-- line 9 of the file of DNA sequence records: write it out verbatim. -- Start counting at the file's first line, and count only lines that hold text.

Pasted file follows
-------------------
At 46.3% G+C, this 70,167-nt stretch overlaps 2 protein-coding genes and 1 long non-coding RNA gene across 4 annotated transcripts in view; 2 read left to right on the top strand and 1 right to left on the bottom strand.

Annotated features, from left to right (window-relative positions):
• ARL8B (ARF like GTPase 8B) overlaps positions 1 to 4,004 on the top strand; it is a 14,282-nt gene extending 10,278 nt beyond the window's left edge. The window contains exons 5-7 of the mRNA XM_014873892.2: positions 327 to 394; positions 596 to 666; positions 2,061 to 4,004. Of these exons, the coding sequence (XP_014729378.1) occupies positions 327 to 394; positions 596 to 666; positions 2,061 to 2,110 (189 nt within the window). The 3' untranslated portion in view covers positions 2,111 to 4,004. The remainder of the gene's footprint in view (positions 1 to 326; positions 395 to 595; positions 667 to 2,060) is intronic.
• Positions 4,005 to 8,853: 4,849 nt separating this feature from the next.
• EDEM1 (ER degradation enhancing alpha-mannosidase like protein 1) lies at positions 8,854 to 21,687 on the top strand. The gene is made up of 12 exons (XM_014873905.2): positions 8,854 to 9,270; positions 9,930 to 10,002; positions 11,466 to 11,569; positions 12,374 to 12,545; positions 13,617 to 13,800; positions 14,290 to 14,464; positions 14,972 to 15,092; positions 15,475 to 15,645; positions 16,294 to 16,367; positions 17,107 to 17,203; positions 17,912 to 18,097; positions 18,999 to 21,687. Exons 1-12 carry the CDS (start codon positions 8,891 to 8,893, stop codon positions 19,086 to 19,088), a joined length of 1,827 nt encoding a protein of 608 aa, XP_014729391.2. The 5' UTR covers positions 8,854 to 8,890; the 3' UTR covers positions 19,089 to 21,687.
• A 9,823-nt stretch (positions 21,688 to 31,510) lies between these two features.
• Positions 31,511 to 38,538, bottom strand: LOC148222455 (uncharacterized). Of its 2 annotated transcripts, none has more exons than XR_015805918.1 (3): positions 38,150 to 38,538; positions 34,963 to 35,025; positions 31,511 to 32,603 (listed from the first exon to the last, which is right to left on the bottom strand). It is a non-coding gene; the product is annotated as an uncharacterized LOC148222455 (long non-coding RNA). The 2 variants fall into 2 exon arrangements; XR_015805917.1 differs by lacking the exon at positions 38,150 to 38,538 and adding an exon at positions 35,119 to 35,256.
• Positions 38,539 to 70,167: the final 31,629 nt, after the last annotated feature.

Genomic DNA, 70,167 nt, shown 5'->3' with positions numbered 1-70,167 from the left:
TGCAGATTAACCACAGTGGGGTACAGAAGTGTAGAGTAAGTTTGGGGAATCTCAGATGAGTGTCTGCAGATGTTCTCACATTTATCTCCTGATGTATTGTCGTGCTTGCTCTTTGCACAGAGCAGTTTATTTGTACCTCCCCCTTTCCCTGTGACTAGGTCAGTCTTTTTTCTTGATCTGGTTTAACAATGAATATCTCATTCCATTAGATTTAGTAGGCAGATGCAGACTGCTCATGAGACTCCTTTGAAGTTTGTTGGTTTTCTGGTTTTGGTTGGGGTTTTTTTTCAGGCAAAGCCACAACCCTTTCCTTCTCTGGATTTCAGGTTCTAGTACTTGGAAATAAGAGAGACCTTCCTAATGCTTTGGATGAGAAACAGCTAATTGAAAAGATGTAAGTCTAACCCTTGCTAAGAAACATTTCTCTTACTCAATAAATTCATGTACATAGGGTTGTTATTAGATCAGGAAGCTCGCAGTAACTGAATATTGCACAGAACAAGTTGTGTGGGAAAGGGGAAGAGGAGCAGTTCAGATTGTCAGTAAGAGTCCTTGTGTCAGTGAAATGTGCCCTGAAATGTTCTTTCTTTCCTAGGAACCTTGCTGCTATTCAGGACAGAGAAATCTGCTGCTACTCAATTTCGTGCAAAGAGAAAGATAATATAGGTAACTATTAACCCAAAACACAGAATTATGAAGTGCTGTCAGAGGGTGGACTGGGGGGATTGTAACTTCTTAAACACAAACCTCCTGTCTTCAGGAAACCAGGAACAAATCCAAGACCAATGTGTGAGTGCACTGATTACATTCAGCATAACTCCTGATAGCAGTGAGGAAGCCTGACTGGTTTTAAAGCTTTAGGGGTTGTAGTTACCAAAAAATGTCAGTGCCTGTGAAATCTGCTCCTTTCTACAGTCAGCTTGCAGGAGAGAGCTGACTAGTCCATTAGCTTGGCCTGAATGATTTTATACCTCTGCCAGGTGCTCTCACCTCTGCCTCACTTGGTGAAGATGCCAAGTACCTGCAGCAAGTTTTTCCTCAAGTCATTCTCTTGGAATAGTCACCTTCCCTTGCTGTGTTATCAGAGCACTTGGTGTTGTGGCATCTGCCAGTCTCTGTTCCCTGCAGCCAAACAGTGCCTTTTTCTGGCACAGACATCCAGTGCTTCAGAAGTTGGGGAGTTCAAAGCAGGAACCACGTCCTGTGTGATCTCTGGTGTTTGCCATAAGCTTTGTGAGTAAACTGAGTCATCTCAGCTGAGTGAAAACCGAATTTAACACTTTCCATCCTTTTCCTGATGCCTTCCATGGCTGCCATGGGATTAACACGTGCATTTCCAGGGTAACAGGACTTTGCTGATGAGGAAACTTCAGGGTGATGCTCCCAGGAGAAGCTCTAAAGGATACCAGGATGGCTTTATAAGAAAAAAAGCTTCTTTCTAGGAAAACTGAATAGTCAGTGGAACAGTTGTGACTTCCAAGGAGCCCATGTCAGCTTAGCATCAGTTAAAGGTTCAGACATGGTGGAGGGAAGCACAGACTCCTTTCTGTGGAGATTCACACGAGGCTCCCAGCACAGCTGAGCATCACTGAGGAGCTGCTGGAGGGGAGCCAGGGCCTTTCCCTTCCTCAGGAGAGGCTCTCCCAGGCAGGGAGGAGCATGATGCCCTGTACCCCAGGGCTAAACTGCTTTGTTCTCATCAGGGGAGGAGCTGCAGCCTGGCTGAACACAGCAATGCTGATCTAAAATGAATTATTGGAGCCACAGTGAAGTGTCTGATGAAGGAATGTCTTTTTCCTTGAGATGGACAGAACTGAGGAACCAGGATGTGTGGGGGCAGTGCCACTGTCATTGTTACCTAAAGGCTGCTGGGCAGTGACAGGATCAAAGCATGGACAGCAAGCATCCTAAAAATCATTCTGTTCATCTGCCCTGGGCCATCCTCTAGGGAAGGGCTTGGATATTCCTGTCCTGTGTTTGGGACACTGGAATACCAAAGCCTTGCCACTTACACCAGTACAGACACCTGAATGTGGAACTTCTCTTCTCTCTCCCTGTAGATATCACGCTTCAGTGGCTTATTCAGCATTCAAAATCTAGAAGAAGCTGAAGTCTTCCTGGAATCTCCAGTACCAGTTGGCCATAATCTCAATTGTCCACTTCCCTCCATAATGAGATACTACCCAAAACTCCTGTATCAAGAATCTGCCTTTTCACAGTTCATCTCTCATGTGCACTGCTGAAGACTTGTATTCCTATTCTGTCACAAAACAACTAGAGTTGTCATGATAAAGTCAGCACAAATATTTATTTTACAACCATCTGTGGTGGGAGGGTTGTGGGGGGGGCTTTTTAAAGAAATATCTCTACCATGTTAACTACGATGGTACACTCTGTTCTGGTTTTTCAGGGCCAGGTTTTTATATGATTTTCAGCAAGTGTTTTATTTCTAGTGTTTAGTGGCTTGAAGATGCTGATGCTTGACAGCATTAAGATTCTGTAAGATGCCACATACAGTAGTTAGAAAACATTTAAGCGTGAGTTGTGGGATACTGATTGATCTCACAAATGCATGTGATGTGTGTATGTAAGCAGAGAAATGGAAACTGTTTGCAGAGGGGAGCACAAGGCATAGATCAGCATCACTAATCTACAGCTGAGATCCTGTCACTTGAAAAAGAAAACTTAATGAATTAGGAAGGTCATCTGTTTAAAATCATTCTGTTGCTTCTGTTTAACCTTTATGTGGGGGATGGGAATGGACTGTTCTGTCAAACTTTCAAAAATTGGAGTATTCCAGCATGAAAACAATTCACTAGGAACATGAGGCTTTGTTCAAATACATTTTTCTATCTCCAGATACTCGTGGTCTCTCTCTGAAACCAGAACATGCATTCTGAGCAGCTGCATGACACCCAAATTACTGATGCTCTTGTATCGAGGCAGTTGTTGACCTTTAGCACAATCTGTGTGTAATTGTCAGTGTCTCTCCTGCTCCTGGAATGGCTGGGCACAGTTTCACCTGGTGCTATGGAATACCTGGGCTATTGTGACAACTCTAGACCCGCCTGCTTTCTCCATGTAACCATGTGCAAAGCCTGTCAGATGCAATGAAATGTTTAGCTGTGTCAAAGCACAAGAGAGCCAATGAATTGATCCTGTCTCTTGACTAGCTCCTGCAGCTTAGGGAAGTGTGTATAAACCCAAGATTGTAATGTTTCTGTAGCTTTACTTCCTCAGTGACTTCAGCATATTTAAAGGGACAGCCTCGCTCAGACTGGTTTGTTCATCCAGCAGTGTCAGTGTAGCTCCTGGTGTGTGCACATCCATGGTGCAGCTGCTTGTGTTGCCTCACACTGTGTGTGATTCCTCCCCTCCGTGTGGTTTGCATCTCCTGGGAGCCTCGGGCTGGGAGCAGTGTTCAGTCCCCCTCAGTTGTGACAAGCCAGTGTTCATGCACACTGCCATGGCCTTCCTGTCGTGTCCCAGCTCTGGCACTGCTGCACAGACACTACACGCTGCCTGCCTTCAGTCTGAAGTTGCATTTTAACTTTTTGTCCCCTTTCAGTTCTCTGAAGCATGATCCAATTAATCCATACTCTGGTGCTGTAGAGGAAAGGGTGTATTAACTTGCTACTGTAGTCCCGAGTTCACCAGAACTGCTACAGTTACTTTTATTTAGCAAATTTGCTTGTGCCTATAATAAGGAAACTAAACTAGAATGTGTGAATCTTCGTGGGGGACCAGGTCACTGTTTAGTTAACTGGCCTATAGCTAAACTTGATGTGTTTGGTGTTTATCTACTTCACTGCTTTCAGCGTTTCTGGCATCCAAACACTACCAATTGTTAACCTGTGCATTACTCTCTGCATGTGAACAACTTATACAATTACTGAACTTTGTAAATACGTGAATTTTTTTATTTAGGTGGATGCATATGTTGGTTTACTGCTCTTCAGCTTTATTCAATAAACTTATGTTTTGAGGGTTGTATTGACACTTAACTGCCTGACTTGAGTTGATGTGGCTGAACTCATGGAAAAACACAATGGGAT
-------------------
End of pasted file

Genomic DNA, 70,167 nt, shown 5'->3' with positions numbered 1-70,167 from the left: